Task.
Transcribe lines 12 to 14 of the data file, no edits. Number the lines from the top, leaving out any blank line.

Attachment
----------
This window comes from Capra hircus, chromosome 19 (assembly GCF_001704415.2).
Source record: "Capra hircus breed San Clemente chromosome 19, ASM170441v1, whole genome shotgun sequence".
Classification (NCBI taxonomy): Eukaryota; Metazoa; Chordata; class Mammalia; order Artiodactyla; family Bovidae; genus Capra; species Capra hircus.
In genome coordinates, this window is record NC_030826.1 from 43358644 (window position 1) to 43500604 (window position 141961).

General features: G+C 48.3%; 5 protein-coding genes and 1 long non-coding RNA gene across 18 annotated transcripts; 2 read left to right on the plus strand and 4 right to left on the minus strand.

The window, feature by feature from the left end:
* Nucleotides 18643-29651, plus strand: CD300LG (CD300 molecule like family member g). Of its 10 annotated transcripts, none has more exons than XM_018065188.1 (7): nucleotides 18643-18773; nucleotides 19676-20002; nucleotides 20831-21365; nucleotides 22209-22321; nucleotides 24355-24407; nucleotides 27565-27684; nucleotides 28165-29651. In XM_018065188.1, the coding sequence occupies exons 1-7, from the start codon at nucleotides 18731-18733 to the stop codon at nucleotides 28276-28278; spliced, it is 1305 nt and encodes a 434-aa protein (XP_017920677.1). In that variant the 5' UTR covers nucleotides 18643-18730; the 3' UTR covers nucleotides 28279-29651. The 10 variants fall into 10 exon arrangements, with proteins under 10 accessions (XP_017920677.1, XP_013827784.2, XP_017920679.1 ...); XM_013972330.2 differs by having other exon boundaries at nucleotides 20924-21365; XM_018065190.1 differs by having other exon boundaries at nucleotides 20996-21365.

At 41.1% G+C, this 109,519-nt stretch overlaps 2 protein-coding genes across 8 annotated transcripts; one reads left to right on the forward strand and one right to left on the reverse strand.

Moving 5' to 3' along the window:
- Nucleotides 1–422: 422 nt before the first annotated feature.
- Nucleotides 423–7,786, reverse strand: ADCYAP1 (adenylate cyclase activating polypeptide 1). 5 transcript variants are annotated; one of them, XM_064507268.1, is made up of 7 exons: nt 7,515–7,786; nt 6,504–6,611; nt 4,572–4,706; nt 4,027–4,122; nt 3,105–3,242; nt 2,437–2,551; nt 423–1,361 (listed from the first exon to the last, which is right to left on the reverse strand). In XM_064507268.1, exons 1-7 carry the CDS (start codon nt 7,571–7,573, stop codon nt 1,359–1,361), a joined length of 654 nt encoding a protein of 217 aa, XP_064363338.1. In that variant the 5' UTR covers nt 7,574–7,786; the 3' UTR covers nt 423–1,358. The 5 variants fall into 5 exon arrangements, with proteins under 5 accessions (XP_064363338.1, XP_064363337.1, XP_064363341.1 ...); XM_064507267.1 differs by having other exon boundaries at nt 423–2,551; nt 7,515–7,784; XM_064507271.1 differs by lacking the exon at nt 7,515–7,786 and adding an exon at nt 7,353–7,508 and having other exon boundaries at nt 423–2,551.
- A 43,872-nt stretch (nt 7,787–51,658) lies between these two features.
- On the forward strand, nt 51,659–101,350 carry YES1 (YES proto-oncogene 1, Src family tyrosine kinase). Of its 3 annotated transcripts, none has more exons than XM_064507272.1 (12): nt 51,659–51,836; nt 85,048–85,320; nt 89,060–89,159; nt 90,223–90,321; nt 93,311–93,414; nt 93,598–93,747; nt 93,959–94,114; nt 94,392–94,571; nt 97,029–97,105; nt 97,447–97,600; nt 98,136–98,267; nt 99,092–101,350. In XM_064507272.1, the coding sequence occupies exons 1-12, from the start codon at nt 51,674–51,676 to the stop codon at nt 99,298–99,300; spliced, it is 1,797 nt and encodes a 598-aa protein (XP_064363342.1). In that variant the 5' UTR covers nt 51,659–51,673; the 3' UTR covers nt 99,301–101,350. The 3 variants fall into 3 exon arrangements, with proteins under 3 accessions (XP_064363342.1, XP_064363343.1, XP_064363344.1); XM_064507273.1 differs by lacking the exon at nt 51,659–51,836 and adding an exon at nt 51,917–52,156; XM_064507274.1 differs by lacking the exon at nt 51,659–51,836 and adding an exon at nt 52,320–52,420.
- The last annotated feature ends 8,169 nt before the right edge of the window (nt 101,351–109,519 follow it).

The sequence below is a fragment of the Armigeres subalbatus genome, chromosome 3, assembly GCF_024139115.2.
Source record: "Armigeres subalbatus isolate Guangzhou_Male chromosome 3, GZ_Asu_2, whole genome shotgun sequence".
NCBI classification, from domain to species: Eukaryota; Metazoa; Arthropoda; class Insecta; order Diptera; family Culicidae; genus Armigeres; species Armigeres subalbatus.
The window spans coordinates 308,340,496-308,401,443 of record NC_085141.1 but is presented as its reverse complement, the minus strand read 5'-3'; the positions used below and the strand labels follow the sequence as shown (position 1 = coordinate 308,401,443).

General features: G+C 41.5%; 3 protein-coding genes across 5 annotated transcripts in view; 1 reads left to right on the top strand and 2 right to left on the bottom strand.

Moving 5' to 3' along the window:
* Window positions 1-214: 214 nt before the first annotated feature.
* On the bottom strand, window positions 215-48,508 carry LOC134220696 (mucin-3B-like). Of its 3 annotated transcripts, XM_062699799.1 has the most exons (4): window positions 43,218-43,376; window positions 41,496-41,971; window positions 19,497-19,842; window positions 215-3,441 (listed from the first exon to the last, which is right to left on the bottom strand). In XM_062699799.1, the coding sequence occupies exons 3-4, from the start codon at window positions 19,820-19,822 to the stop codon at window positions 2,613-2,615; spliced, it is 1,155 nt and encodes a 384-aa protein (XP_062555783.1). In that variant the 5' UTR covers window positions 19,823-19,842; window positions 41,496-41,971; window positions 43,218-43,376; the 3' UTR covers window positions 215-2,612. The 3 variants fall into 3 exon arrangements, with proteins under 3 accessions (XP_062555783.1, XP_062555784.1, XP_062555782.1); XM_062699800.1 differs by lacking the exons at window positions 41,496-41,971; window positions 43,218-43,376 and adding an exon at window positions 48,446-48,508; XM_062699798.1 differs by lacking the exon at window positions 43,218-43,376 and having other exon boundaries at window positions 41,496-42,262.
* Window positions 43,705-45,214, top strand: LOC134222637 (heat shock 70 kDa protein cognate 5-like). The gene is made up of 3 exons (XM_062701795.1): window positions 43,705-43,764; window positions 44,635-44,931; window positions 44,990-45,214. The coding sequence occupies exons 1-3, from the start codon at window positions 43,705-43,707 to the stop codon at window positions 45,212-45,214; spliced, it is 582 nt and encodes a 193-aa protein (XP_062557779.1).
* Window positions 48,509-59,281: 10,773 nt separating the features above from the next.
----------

- A 43,872-nt stretch (nt 7,787–51,658) lies between these two features.
- On the forward strand, nt 51,659–101,350 carry YES1 (YES proto-oncogene 1, Src family tyrosine kinase). Of its 3 annotated transcripts, none has more exons than XM_064507272.1 (12): nt 51,659–51,836; nt 85,048–85,320; nt 89,060–89,159; nt 90,223–90,321; nt 93,311–93,414; nt 93,598–93,747; nt 93,959–94,114; nt 94,392–94,571; nt 97,029–97,105; nt 97,447–97,600; nt 98,136–98,267; nt 99,092–101,350. In XM_064507272.1, the coding sequence occupies exons 1-12, from the start codon at nt 51,674–51,676 to the stop codon at nt 99,298–99,300; spliced, it is 1,797 nt and encodes a 598-aa protein (XP_064363342.1). In that variant the 5' UTR covers nt 51,659–51,673; the 3' UTR covers nt 99,301–101,350. The 3 variants fall into 3 exon arrangements, with proteins under 3 accessions (XP_064363342.1, XP_064363343.1, XP_064363344.1); XM_064507273.1 differs by lacking the exon at nt 51,659–51,836 and adding an exon at nt 51,917–52,156; XM_064507274.1 differs by lacking the exon at nt 51,659–51,836 and adding an exon at nt 52,320–52,420.
- The last annotated feature ends 8,169 nt before the right edge of the window (nt 101,351–109,519 follow it).